- Significant changes in land use (intensive farming practices) around several key traditional high country spawning streams.
- Changes in chemical composition of the waterways through escalating amounts of nitrate and phosphate run off from the largely unchecked intensive farming practices.
- Regular spraying of the river beds with glyphosate, and a cocktail of other herbicides by the regional council.
- Major changes have been occurring in the marine species composition and physical conditions off the Canterbury coast where the salmon spend much of their lives.
- Large releases of commercial salmon farm smolt/fry have affected both the genetics and competitive advantage of the wild salmon.
- Increased harvesting of salmon holding up in the pools below the spawning streams.
- The lower numbers of salmon running up the rivers to spawn in the late summer and early autumn season caused by an increasingly higher percentage being harvested.
What did these factors affect most directly?
- Salmon fry were not making it down to the sea. Instead they were ending up on irrigated paddocks. The most recent estimate is that 30 – 40% die in this way. Seventy percent of New Zealand’s total irrigation now occurs around the main Canterbury salmon rivers.
- The reduced summer water flows owing to over-abstraction, resulted in higher river water temperatures. Shallow water over hot stones heats rapidly and salmon are distressed by temperatures over 18 degrees, and will often die by 22+ degrees. Last season the Waimakariri ran at 22 degrees for most of the peak two months of the normal salmon season.
- The ex-salmon-farm stock were competing for both food and, eventually, spawning gravels with the wild stock at crucial times. These wild stocks are less well equipped to produce successful off-spring. They had been specifically in-bred to just grow fat quickly rather than for the variability that is essential for survival during environmental fluctuations (natural selection 101).
What are the solutions?
There is no single answer for Fish and Game to turn to for a remedy of all these issues, i.e. the over-abstraction of water, non-compliant/ineffective fish screens, changing conditions at sea, threats posed by farming practices on private land, nitrate and phosphate run-off, and the regional councils’ chemical warfare practices.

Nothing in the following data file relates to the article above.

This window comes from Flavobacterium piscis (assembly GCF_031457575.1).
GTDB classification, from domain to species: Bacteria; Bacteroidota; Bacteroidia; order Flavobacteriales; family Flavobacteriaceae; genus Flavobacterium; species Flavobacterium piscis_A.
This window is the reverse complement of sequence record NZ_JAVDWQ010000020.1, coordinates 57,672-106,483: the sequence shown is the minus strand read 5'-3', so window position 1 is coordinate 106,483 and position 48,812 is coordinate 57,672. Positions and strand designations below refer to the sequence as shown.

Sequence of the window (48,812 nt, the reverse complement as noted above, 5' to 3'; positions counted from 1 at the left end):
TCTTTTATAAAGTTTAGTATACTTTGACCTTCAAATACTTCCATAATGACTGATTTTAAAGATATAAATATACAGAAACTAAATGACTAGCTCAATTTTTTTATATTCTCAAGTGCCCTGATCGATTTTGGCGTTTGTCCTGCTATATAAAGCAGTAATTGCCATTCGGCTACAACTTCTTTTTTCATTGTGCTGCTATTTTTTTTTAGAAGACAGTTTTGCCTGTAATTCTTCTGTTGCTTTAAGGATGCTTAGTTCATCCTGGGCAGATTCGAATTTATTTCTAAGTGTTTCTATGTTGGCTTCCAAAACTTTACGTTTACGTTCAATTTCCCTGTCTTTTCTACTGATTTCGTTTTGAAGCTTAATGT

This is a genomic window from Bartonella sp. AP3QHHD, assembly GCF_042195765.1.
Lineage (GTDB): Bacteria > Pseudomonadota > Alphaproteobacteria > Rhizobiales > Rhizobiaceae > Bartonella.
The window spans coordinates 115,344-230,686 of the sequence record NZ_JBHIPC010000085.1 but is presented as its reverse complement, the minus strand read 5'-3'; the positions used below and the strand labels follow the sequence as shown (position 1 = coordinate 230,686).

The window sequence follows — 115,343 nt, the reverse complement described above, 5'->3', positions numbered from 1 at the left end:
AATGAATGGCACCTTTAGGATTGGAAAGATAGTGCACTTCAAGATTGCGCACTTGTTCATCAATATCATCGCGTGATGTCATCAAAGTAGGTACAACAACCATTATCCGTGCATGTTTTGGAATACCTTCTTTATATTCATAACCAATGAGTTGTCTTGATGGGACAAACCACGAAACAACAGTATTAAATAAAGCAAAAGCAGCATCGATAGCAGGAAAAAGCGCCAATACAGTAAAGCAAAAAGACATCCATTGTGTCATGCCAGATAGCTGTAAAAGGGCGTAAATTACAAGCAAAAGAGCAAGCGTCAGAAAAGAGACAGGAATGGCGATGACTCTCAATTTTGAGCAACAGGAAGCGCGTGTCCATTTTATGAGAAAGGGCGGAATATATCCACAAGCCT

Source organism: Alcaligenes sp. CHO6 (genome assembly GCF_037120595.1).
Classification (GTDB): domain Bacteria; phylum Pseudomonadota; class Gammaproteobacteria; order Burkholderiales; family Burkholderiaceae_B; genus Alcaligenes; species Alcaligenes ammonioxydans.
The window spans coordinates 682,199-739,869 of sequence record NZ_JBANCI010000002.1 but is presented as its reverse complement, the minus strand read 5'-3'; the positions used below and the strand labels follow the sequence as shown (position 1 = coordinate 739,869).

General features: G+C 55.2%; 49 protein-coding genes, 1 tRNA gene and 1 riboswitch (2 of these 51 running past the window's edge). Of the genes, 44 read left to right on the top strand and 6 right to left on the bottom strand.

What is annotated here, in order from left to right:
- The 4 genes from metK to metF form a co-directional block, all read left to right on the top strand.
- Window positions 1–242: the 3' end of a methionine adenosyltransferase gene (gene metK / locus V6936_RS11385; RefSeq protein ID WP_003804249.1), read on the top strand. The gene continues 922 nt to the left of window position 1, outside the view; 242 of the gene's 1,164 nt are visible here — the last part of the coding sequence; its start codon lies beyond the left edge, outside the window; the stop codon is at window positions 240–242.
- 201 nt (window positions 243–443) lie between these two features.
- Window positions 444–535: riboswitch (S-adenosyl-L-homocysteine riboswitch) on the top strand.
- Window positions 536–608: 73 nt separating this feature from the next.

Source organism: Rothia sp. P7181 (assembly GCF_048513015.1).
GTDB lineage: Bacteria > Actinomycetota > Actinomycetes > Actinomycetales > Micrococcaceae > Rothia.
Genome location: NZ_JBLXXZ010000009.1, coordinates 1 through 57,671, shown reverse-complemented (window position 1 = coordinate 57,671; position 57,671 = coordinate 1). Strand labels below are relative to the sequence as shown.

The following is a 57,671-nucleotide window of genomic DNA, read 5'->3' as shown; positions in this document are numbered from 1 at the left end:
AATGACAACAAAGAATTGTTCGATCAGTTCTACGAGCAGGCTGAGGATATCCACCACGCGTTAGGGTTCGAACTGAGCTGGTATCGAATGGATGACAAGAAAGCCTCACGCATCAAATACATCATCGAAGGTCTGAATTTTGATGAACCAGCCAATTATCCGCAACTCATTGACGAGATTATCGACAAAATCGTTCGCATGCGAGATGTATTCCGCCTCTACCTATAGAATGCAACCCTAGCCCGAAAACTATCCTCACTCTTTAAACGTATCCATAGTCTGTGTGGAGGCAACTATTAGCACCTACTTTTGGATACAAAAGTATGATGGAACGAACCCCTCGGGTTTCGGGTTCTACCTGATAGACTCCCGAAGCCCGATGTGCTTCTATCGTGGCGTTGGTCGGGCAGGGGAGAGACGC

All F & G can do is look at season length, closing fishing areas, commercial releases, and daily (or season?) catch limits; which they are doing. A new regulatory model based on linking the allowable catch with the spawning return rate is also being worked on for 2020-21. They will also need to regulate in common across both F & G regions to even the impact of changes; new territory for them. F & G is thus only able to treat the symptoms of this chronically ill recreational pursuit.
So who can deal with the other factors and perhaps save the fishery? That answer is simple; it is the regional council. Environment Canterbury (ECan) is responsible for all other limiting factors, except the conditions at sea. ECan covers both of Canterbury’s Fish and Game regions. For the last nine years their government appointed commissioners have shown little inclination to take these issues seriously. Sadly environmentally unsustainable intensive farming has been the priority.
It is up to every Central South Island and North Canterbury person of voting age, with a love of clean water and outdoor recreational pursuits, to vote in an environmentally responsible council next October. It is obvious that everyone needs to fully research the candidates’ backgrounds, and vote accordingly, or the malady currently affecting New Zealand’s major sea-run salmon fishery will surely become terminal and salmon fishermen will not rest in peace.
Footnote: Rex N. Gibson is the Freshwater Spokesman for the NZ Federation of Freshwater Anglers. He is an ecologist and scientist and with a deep personal interest in rivers and outdoor recreation.